An African American Community in Florida Blocked Two Proposed Solar Farms. Then the Florida Legislature Stepped In.

In May 2020, the residents of the Saint Peter neighborhood in Archer, Florida, had a rude awakening when a public notice went up on a fence around vacant farmland. 

The Alachua County commissioners, the notice  said, would decide at an upcoming meeting whether to authorize a 650-acre utility-scale solar power plant on the agricultural land right outside the historically black town. 

The 74.9-megawatt photovoltaic solar facility—called the Archer Solar Project—was a collaboration between power companies First Solar and Duke Energy.

“The first thing I thought of was this is a residential neighborhood. There’s a community here, you know,” said Michelle Rutledge, who lives right across from the site. “This is not a facility that’s compatible with the residential community.”

The community’s  fight against the project, and another one proposed soon after,  coincided with the Biden administration’s focus on environmental justice and its pledge to review laws and policies that govern where energy facilities are built. Communities of color have suffered disproportionate harm from pollution, the presence of landfills, power plants and factories, and from the impacts of climate change. 

Rutledge rallied her community to fight the proposed solar facilities, ultimately persuading the Alachua County commissioners to deny both projects. But her victory was short-lived: This summer, the state legislature voted to pass legislation backed by the power industry to prevent municipal governments from blocking any new energy infrastructure, not only undercutting local control, but delivering a blow to the environmental justice movement in the country’s third most populated state.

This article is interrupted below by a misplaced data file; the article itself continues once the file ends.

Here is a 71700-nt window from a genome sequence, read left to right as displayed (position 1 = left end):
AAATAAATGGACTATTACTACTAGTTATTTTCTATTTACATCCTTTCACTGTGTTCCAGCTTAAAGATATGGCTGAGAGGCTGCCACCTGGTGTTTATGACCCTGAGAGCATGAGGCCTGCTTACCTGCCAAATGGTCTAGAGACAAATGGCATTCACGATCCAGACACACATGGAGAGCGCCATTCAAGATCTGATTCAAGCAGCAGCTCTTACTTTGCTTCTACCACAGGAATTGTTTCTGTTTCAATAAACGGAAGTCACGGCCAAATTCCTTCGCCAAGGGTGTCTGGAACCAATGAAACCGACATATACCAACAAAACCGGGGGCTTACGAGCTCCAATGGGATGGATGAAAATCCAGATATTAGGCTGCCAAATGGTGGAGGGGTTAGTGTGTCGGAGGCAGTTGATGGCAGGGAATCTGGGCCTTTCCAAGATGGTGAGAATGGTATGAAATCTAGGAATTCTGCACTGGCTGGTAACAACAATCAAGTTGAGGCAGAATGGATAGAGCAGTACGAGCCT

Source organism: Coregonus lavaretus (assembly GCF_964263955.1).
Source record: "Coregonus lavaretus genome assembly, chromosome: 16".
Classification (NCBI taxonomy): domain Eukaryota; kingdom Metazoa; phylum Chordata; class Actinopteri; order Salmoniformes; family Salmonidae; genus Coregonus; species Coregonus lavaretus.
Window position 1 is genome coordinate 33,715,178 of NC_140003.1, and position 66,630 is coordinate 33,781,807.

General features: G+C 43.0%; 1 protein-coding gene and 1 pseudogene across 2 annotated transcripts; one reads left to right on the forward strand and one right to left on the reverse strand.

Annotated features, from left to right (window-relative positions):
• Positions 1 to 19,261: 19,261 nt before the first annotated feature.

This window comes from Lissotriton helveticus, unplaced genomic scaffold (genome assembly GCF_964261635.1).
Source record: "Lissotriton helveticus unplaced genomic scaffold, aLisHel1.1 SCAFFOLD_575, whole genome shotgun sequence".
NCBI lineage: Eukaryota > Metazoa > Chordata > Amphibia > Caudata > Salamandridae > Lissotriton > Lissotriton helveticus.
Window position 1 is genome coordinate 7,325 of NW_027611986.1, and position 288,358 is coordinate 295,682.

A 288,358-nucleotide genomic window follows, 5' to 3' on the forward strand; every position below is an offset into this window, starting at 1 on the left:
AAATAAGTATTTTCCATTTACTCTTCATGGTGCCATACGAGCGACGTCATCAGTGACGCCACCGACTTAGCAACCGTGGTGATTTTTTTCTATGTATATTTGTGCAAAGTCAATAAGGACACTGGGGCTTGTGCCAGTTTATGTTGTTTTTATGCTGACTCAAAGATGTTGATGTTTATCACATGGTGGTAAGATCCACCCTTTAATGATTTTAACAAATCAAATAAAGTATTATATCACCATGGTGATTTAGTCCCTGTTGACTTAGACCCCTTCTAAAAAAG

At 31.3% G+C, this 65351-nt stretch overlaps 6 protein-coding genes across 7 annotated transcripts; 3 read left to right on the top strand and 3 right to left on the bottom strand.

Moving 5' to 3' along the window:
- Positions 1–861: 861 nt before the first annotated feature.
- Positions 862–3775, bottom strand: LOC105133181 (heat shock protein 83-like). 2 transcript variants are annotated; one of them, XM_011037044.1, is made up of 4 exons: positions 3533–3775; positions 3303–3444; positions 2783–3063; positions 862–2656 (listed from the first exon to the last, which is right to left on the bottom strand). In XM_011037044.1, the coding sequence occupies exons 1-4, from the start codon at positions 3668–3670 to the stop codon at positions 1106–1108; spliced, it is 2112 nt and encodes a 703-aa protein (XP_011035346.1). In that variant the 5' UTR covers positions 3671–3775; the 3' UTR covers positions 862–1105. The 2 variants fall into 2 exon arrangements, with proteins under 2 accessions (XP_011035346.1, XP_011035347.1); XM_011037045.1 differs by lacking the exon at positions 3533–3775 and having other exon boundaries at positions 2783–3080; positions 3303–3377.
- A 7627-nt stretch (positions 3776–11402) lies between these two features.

When the public notice went up on the fence post , the company interested in setting up the solar farm expected a special exemption  from the county commissioners within four to five months, and for construction to begin by the end of 2020. 

“That’s how we found out what was going on,”  Rutledge recalled.  “The county is required to display a notice by placing a sign on that property stating that there was going to be a zoning meeting to review the exemption request.”  

Alachua County’s Planning Commission was tasked with reviewing the Archer Solar Project’s application for the special exemption, which was needed for agricultural property to be used for the solar power generation facility. 

“These were still the early days of the pandemic and we were going through lockdowns. So, it was clearly not the right time for any such engagement,” she said. “It seemed like we were informed almost towards the end of whatever deal was almost done. So, it didn’t seem like there was any meaningful engagement on a matter that concerned the wellbeing of our community.” 

Rutledge and Gerrie Crawford, who also live across from the proposed power plant site, said some residents had received word a month earlier about a remote community workshop, via Zoom, at which the power plant would be explained. 

“They only had, from what I gathered afterwards, six or eight people on the call,” Crawford said. “And they called it community engagement. It’s like wait a minute… six people can’t speak for our community,” she said. 

Crawford said she soon organized a community conference call of her own for the neighbors to talk about the issue to get a better sense of what was going on so that they could  plan ahead. 

“And as we delved more into it we realized this plan was on the table for some years,” she said. “And here we are just finding out about it over a holiday weekend. And you’re saying that you had community engagement. So, we just kind of started from that point.” 

The neighbors formed a core group, Crawford continued, which held a couple meetings with the county commissioners. “We hired ourselves an attorney by pooling our money together, knowing that we will have to take the charge,” she added.

The Saint Peter Saint Paul Community Council’s mission was to highlight future environmental and health impacts from the solar power project on the community. 

“It’s a great idea. But it’s in the wrong location,” said Crawford, who became the chair of the newly-formed community group, referring to the planned solar facility .  

“We asked the county government to consider cumulative factors such as compatibility, community impact, cultural significance, systemic racism in land use, zoning, and urban planning, and environmental racism while making a decision,” she said.